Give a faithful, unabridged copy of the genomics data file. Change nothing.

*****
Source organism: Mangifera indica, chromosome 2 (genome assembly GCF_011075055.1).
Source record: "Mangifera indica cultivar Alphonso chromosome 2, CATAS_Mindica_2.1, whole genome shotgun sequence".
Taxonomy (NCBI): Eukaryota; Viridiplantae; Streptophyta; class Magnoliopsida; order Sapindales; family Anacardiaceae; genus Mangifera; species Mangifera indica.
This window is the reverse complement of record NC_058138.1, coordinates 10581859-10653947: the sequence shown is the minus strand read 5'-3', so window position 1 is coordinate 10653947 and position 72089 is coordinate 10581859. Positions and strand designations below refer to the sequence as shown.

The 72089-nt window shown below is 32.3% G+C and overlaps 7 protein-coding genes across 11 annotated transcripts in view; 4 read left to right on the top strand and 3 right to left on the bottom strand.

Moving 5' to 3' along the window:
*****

Source organism: Mangifera indica, chromosome 2 (genome assembly GCF_011075055.1).
Source record: "Mangifera indica cultivar Alphonso chromosome 2, CATAS_Mindica_2.1, whole genome shotgun sequence".
Taxonomy (NCBI): Eukaryota; Viridiplantae; Streptophyta; class Magnoliopsida; order Sapindales; family Anacardiaceae; genus Mangifera; species Mangifera indica.
This window is the reverse complement of record NC_058138.1, coordinates 10581859-10653947: the sequence shown is the minus strand read 5'-3', so window position 1 is coordinate 10653947 and position 72089 is coordinate 10581859. Positions and strand designations below refer to the sequence as shown.

The 72089-nt window shown below is 32.3% G+C and overlaps 7 protein-coding genes across 11 annotated transcripts in view; 4 read left to right on the top strand and 3 right to left on the bottom strand.

Moving 5' to 3' along the window: